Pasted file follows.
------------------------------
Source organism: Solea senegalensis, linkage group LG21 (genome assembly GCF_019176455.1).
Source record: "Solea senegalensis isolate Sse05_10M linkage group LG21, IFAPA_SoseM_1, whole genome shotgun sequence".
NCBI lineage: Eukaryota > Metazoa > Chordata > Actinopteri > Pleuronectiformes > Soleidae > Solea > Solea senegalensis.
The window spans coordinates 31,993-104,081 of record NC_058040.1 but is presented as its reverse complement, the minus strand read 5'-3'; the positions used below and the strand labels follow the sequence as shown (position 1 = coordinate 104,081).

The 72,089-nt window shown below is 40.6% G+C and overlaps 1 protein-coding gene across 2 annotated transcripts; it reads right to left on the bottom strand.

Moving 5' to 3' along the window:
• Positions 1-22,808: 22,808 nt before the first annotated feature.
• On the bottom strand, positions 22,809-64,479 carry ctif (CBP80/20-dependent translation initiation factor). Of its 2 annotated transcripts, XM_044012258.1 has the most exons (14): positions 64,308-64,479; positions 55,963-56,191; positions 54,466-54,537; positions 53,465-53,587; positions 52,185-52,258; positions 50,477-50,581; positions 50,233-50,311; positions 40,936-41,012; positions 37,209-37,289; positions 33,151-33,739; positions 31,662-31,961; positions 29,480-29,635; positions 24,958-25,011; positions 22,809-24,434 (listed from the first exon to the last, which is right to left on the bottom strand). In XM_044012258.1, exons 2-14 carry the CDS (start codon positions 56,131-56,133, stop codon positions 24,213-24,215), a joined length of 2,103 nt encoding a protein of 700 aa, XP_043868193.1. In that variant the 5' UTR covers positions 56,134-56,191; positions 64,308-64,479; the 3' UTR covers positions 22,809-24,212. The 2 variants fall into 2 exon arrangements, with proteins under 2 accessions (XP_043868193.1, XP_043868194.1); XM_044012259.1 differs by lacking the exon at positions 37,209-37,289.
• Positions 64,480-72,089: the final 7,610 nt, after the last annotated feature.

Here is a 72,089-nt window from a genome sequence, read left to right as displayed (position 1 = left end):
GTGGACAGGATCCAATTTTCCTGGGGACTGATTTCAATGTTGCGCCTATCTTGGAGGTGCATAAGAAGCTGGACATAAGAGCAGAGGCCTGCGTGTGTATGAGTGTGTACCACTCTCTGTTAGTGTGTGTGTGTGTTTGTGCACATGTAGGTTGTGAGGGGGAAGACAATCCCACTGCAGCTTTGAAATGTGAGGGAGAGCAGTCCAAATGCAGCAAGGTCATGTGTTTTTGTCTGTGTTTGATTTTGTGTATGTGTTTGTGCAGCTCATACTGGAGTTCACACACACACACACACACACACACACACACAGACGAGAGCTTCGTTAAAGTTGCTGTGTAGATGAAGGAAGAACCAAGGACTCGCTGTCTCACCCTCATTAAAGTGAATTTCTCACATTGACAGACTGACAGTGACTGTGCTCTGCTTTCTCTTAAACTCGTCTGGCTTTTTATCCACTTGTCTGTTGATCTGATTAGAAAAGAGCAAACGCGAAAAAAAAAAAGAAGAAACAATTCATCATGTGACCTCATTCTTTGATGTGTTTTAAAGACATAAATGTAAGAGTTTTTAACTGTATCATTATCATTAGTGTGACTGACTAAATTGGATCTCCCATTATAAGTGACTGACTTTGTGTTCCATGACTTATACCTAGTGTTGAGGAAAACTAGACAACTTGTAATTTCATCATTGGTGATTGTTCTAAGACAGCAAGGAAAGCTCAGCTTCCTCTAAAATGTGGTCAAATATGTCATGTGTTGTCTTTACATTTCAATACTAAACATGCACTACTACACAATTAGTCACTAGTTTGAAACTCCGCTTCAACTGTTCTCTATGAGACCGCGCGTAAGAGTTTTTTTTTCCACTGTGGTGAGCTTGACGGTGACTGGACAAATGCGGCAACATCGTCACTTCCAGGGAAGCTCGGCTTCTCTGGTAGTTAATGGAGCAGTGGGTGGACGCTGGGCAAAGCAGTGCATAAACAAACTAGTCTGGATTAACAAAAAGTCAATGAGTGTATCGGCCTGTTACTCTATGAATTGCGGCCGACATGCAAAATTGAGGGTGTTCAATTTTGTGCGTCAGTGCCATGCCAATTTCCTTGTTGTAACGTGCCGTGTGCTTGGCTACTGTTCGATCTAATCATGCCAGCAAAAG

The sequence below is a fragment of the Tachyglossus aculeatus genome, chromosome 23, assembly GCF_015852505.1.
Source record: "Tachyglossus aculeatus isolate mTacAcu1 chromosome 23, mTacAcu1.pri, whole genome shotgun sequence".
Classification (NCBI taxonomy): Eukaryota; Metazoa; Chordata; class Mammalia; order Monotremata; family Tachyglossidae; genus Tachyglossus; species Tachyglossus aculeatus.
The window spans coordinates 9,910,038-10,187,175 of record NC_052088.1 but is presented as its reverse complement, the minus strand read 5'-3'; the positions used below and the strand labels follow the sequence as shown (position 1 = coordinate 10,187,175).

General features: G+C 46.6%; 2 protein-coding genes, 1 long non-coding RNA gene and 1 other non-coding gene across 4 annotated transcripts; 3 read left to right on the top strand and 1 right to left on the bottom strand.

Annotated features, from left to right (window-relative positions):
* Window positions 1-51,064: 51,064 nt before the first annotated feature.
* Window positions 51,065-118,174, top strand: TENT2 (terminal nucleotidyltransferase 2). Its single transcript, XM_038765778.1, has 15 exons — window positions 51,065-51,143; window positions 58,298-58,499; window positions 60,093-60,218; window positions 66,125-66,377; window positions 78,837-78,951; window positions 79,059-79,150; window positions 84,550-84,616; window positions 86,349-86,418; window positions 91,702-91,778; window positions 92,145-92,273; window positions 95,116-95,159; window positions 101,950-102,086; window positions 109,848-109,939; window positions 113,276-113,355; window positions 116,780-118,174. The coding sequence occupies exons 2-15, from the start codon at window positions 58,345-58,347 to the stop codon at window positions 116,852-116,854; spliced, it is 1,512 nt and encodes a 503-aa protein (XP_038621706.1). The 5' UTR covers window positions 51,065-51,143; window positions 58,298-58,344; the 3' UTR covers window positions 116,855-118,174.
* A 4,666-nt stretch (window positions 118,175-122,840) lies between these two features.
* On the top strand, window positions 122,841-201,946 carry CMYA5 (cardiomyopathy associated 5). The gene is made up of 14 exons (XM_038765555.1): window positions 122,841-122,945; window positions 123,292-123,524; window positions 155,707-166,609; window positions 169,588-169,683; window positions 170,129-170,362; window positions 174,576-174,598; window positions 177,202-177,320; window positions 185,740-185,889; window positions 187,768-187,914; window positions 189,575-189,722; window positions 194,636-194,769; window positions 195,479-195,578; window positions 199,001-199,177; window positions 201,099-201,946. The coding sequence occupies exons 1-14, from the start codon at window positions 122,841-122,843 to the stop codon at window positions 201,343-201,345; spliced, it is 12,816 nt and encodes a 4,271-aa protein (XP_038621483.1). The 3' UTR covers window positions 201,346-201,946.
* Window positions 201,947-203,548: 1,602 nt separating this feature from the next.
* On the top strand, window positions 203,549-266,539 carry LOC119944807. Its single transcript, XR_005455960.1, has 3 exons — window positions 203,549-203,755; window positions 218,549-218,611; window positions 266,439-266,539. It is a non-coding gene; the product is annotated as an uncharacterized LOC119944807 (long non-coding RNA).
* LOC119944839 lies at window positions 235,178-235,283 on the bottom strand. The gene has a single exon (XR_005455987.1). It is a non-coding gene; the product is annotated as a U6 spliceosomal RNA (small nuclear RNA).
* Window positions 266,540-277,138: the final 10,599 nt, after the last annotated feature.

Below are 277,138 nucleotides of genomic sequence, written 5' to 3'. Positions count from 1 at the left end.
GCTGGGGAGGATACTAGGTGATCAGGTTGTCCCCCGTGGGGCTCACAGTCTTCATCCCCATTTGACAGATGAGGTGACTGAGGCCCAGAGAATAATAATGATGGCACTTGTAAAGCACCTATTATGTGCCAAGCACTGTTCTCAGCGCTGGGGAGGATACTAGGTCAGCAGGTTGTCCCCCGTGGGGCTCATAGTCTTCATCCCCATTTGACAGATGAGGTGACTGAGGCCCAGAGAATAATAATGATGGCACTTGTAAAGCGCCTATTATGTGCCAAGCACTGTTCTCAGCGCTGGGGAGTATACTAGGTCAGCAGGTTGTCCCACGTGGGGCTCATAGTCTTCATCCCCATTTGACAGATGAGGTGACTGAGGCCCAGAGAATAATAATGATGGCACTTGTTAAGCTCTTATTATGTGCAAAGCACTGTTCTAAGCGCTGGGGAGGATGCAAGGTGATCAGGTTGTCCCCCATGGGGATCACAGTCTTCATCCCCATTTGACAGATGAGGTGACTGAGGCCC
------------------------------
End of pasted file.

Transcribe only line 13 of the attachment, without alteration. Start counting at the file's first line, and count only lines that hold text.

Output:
Source record: "Tachyglossus aculeatus isolate mTacAcu1 chromosome 23, mTacAcu1.pri, whole genome shotgun sequence".